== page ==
August 12, 2013
On June 17, 2007, New Jersey joined the ranks of a handful of states that explicitly prohibit transgender discrimination, adding “gender identity and expression” to the list of protected characteristics under the New Jersey Law Against Discrimination (NJLAD). While not widespread, New Jersey’s amendment to the NJLAD represents a growing trend among states adding gender identity bias to the list of prohibited forms of discrimination. In fact, currently pending at the federal level is the Employment Non-Discrimination Act of 2007 (H.R. 2015) which, if passed, would prohibit employment discrimination on the basis of sexual orientation and gender identity.
New Jersey’s new law defines gender identity as “having or being perceived as having a gender related identity or expression whether or not stereotypically associated with a person’s assigned sex at birth, including transgender status.” Not surprisingly, the class of employees protected by New Jersey’s new law is not yet entirely clear. Therefore, until a body of case law develops, New Jersey employers should treat all transgender employees as protected by the law. This includes not only those employees who have undergone sex assignment surgery, but also those whose dress and manner of expression are consistent with members of the opposite gender.
Notably, New Jersey’s new law explicitly mentions dress codes and grooming standards. For example, while the statute expressly permits employers to continue to require employees to adhere to reasonable workplace appearance, grooming and dress standards, they must do so provided that the employer allows the employee “to appear, groom and dress consistent with the employee’s gender identity or expression.” Therefore, employers may continue to enforce reasonable dress codes, while allowing employees to dress and groom themselves in conformity with the gender with which they associate—not necessarily the gender they were born with.
Legislatures are not the only governmental bodies making efforts to provide protection for gender identity issues that arise in the workplace. Several federal courts recently ruled that transgender plaintiffs can state claims for sex discrimination under Title VII if they can demonstrate that they were discriminated against for failing to act in accordance with or identify with their perceived sex or gender.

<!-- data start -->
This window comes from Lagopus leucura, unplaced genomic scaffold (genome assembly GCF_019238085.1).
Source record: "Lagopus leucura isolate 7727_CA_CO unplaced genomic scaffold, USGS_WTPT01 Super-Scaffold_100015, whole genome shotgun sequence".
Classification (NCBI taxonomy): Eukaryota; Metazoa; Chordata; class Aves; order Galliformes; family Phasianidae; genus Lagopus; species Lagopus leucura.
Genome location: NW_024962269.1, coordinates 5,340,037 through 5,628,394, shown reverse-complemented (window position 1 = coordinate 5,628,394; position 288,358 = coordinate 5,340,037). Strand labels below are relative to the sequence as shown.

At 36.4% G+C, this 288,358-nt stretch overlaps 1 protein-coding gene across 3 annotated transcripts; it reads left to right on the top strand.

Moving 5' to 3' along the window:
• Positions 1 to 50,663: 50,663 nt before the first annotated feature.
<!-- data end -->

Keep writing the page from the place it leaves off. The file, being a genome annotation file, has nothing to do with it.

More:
Employers must also be aware that gender identity disorder or gender dysphoria may be considered a “disability.” While not recognized as a disability under the Americans with Disabilities Act, gender dysphoria is a disability under certain state laws including New Jersey, New York, Connecticut and California. Therefore, state law must be considered before taking any adverse employment action against an employee or applicant for employment who suffers from gender identity disorder or gender dysphoria.
The law surrounding protection for transgender employees remains unsettled in many jurisdictions. However, employers cannot turn a blind eye to the issues that gender identity presents in the workplace. What does this mean for employers? New Jersey employers should revise handbooks, postings and EEO policies to include gender identity and expression among the protected characteristics. In addition, they should include gender identity and expression issues as part of regular anti-harassment and anti-discrimination training. Moreover, in light of the recent trend to protect transgender individuals, even companies located outside of New Jersey may want to consider revising their policies and training their supervisors on the issues surrounding gender identity in the workplace.
If you have any questions regarding how these issues affect your company, please contact a member of Blank Rome LLP’s Employment, Benefits and Labor Practice Group.